On Strategic Performance

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s On Strategic Performance By C O L I N S. G R A Y It has become almost a commonplace to observe that in the two world wars of this century the Germans proved to be good at fighting but not very good at waging war.1 A similar judgment applies to the French and American experiences in Indochina. One of the better works on the latter concluded that the plight of the United States “was a failure of understanding and imagination. American leaders did not see that what for them was a limited war fo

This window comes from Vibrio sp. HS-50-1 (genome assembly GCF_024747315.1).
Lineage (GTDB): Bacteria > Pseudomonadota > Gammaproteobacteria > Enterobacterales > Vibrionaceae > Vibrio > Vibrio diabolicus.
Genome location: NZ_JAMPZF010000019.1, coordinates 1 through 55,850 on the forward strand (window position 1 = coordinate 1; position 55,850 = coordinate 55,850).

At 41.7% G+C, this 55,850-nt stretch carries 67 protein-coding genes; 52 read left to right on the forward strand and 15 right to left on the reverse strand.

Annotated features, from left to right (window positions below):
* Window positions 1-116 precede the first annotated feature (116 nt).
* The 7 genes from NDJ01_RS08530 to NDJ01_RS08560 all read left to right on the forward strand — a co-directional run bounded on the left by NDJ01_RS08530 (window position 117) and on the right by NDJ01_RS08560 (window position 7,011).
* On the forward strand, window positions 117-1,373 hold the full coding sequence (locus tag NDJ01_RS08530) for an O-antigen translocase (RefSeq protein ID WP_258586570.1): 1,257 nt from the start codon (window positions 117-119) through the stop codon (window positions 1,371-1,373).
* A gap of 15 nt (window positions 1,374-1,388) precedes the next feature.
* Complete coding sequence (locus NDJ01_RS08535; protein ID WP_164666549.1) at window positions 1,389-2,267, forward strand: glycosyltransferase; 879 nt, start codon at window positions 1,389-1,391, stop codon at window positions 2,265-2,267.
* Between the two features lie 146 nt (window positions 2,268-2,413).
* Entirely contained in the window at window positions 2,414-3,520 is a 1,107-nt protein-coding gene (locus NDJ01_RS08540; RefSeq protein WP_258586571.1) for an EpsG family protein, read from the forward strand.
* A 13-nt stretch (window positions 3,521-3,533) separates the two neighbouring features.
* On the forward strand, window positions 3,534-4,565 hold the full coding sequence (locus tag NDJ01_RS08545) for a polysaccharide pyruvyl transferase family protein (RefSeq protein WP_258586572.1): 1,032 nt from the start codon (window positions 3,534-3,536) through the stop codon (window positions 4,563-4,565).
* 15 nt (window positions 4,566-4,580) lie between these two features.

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  It has become almost a commonplace toobserve that in the two world wars of thiscentury the Germans proved to be good atfighting but not very good at waging war. 1 A similar judgment applies to the Frenchand American experiences in Indochina.One of the better works on the latter con-cluded that the plight of the United States“was a failure of understanding and imagi-nation. American leaders did not see thatwhat for them was a limited war for lim-ited ends was, for the Vietnamese, an un-limited war of survival in which all themost basic values—loyalty to ancestors,love of country, resistance to foreigners—were involved.” 2 Lyndon Johnson, Robert McNamara, andWilliam Westmoreland—to name but three of themore culpable parties—neither read nor under-stood, let alone adhered to, the wisdom of thatlong dead Prussian soldier-theorist, Carl vonClausewitz, who wrote: Thefirst,thesupreme,themostfar-reachingactofjudg-mentthatthestatesmanandcommanderhavetomakeistoestablishbythattest[ofwarasaninstrumentof  policy]thekindofwaronwhichtheyareembarking;neithermistakingitfor,nortryingtoturnitinto,some-thingthatisalientoitsnature.Thisisthefirstofallstrategicquestionsandthemostcomprehensive. 3 He also advised: No one starts a war—or, rather, no one in his sensesought to do so—without first being clear in his mind what he intends to achieve by that war and how heintends to conduct it. The former is its political pur- pose; the latter its operational objective. This is the governing principle which will setits course, prescribe the scale of means and effortrequired, and make its influence felt down to thesmallest operational detail. 4 s 30 JFQ   /  Winter 1995–96 Colin S. Gray is director of the Centre forSecurity Studies at the University of Hull. Hisbooks include The Leverage of Sea Power: TheStrategic Advantage of Navies in War  . On StrategicPerformance  By  COLIN S.GRAY  Gray Winter 1995–96  /  JFQ  31 In the cases above, somewhat inchoate vi-sions of what was politically desirable inspiredscarcely more orderly sets of high policy goalswhich had to serve as dim and swaying guidinglights for military effort. In each, political ambi-tion exceeded the military means and the strate-gic skill available. Germany, France, and theUnited States lacked the myriad assets necessaryfor an approximation of political success.Whether or not a plausiblefacsimile of victory was at-tainable in any of thesecases is distinctly debatable.What is not in question isthat the countries involvedall faltered strategically.Each failed to wage war in such a manner or tosuch a degree that the more important of its pol-icy goals were secured.One should be sensitive to, but not cowedby, the charge that too much is revealed throughhindsight. Also, it is not to be denied that muchin the history of U.S. statecraft is strategically ad-mirable. America’s victory in the Cold War was asuccess for strategy of which any polity could beproud. Although there is usually more to belearnt from failure than success, one should notbe biased in favor of the study of failure. More-over, even when failure dominates the page, onemust seek empathy with the people and organiza-tions committed to generate strategic effective-ness in the face of real-world friction. Indeed, it isthe very difficulty of providing consistently highstrategic performance that yields much of the in-terest in this subject. If scholars are to have any-thing to say that merits attention in the world of practice, they must understand the constraints of that world. 5 The Meaning of Strategy ThevirtueofClausewitz’sdefinitionofstrat-egyisthatitiscrystalclearonthedistinctionbe-tweenitssubjectandothermatters.Specifically,strategyis“theuseofengagementsfortheobjectof thewar.”Havingdefinedtacticsas“theuseof armedforcesintheengagement,” 6 thedistinctioncouldhardlybemoreclear.Withoutexception,wellmeaningattemptstoimproveuponClausewitz’sdefinitionofstrategyhavenotprovedsuccessful.For example, a well regarded military theo-retician, writing in a no less well regarded series of quasi-official textbooks, invites acceptance of “strategy as the planning for, coordination of, andconcerted use of the multiple means and resourcesavailable to an alliance, a nation, a political group,or a commander, for the purpose of gaining ad-vantage over a rival.” 7 The theorist at fault hereseems not to appreciate that there is merit in par-simony, that clarity in definition depends on anuncluttered identification of the claimed essenceof the subject at issue, and that speculation on thepurpose of the subject is irrelevant at best andmisleading at worst. His definition is not withoutsome merit, but quite needlessly it muddies waterthat was clear in its Clausewitzian formulation.Beyond argument, that definition is not an im-provement on Clausewitz.Nonetheless, that definition shines by com-parison with one offered by Martin van Creveldwhich is rather casual and distinctly unhelpful. Hespeaks of “strategy, the method by which thosearmed forces [the military organization created bythe state] wage war.” 8 Lest there be confusion, “themethod by which those armed forces wage war” isthe realm of tactics or even of doctrine. Doctrine isguidance on how to fight, tactics is what forces do,and strategy is the meaning of what forces do forthe course and outcome of a conflict.What may be called the strategy test  appliedto behavior reduces usefully to the question “sowhat?” Tactical discussion should focus on whatforce, or the threat of force, did or might havedone. Strategic discussion, by contrast, shouldconsider what difference the use, or threat of use,of force would make to the course of events. strategy is the meaning ofwhat forces do for the courseand outcome of a conflict Paddy fields ofVietnam.    D   O   D  There is a sense in which all levels of conflicthave strategic features, as Edward Luttwak statespersuasively. 9 But the Clausewitzian approach ispreferable. To avoid pedantry, the terms navalstrategy, airpower strategy, space strategy, andeven nuclear strategy may be tolerated, but onlywith particular and consistent meaning. For exam-ple, naval strategy refers to the use of naval en-gagements for the object of war at sea; that objecthas to be the right to use the sea at will, or theability to deny its use to an enemy. Maritime strat-egy, by contrast, refers to the use of prowess at seafor the course of events in a conflict as a whole. 10 Provided that the means-ends reasoningwhich is the core of the meaning of strategy isnot forgotten, common sense and a little carepreclude the need for undue precision of usage.Scholars are good at making distinctions. Indeeddistinctions are crucial in generating theory thatshould help explain, even understand, events.But drawing distinctions must be complementedby the recognition of important connections. A Holistic Approach Strategic theory, reasoning, or planning con-nects activities which otherwise are liable to betreated as autonomous realms. 11 Lacking a holisticapproach to conflict assisted by the central ideaof strategy, the universe of possible concern ex-hibits a series of often disconnected loose ends.In the absence of a strategic framework of instru-mental thinking and planning, how should de-fense be governed? People fight on land, at sea,and in the air; they wage low-intensity, mid-in-tensity, and even high-intensity conflict; and, ingeopolitical terms, they deter or fight in placessuch as Korea, Vietnam, the Falklands, the Per-sian Gulf, et al. Of these classifications, the first(the dimension) is inadequately exclusive, thesecond (the intensity of the conflict) is unhelp-fully vague, and the third (the regional context) isperilously specific for planning purposes.A strategic mindset accommodates hypothet-ical action or threat of action in all geographicalenvironments, at all levels of intensity, andagainst all foes for all political purposes. As apractical matter, a defining aspect of strategy, 12 the strategist is anything but indifferent to thecharacter and content of the policy in question.To harken back to Clausewitz yet again, if  the ob- ject of the war  is truly heroic politically, whilefriendly forces are able to perform only modestlyin engagements that the strategist must use , thenstrategic failure is all but certain. 13 Clausewitz exaggerates slightly, but onlyslightly, in observing, “The conduct of war, in itsgreat outlines, is therefore policy itself, which takesup the sword in place of the pen, but does not onthat account cease to think according to its ownlaws.” 14 Also he expresses the unexceptionableopinion that “a certain grasp of military affairs isvital for those in charge of general policy.” 15 Givenhis continentalist Prussian strategic culture, it isnot surprising that Clausewitz might err on theside of assuming a unity of purpose between policyand strategy. It might be more accurate to statethat he elected not to dwell on the divergent pathsthat policy and strategy could pursue. As an inter-preter of Napoleonic warfare and staff officertrained to revere Frederick the Great, 16 it was un-likely Clausewitz would be drawn to any frictionthat could imperil the subordinate relationship of strategy to high policy that was theoretically nec-essary. When the duties of head of state, head of government, and principal field commander alldevolve on one person, prospects for harmony be-tween policy and military action are maximized.Had Clausewitz been geostrategically broader inhis education, he might have learnt from theBritish experience how a maritime polity can havedifficulty coordinating political, economic, andmilitary interests. 17 A holistic approach does not require fool-ishly embracing a strictly nominal coordinationof political intent and military action. It recog-nizes that political goals and military capabilitiesmay be poorly matched. Clausewitz was con-strained by prescribing what ought to be. A holis-tic approach is correct. A vision of a politicallydesirable condition should inspire policy choicessupported by a strategy that makes good use of operational competence founded on tactical ex-cellence. In practice, tactical performance will beless than excellent, operational skills may be slim,and strategic plans may lack political guidanceworthy of the name. 18 As for the political visionthat should propel the entire process, it may lackpractical connection to behavior in the field (forexample, in the case of a united Ireland for theIrish Republican Army). Holism captures thewhole, but it does not assume a perfect coordina-tion of the whole. Clausewitz’s advice on the rela-tion between political ends and military meanswas not invalidated by the events of 1914–18which, to the contrary, demonstrated just howimportant it is for high policy and its military in-strument to be mutually empathetic.A holistic approach operates vertically andhorizontally. Seen vertically, strategy includes allaspects of peace and security from political visionto tactical military performance. Horizontallyconsidered, it includes the application of poweron land, at sea, in the air, and in space, togetherwith strategic  nuclear and special operationsforces. It is important that this dual-axis apprecia-tion should be accepted before challenges in de-tail are offered. s STRATEGIC PERFORMANCE 32 JFQ   /  Winter 1995–96  Gray Winter 1995–96  /  JFQ  33 Those who seek simple solutions to complexproblems are pejoratively called reductionists. Theadvocates of various types of military power willargue that landpower, seapower, airpower, (would-be) nuclear deterrence, orspecial operations forces“can do it.” They reduce thestrategic problem at hand toa task that their favored ca-pability can purportedly ful-fill. It is not necessarily re-ductionist in a pejorative sense to recognize thatthere are conflicts in which a geographically orfunctionally specific key force is strategically mostappropriate. For example, Northern Ireland is asobviously a special ops, low-intensity conflict caseas the Falklands was a maritime problem. 19 Northern Ireland is reduced  to a complex po-litical problem as well as an irregular form of war-fare, but it can be difficult to delineate betweenan analysis that penetrates to the heart of theproblem (that is, the key elements) and one thatreduces a complicated reality to an oversimpli-fied, more manageable reality-as-task. One shouldnot fear to assert the identity and strategic rele-vance of a key force. Notwithstanding the com-plexity of an issue, there is likely to be a particu-lar kind of power, probably military, mostappropriate to a specific context. 20 It is well to be suspicious of reductionism oressentialism. 21 Also it is well to be open to thesuggestion that one or another kind of powershould attempt to function as the cutting edge of policy. To say that airpower was the key force inthe Gulf War of 1991 is not to be reductionist, itis to be sensible. Similarly, to claim that thethreats implicit in U.S. nuclear forces were key tothe frustration of Soviet policy over Germany in1948–49 and 1958–61 again is not to be reduc-tionist, but rather to be realistic. To recognize ge-ographical and functional variety in strategicmatters is ( ipso facto ) to recognize the possible va-riety of key elements. Why Strategy Is Difficult As the great man wrote, “Everything in strat-egy is very simple, but that does not mean thateverything is very easy.” 22 Though it should beuseful to recognize why strategy is difficult, it is Americans andRussians on the Elbe,April 1945.    U .   S .   A  r  m  y one should not fear to assertthe identity and strategicrelevance of a key force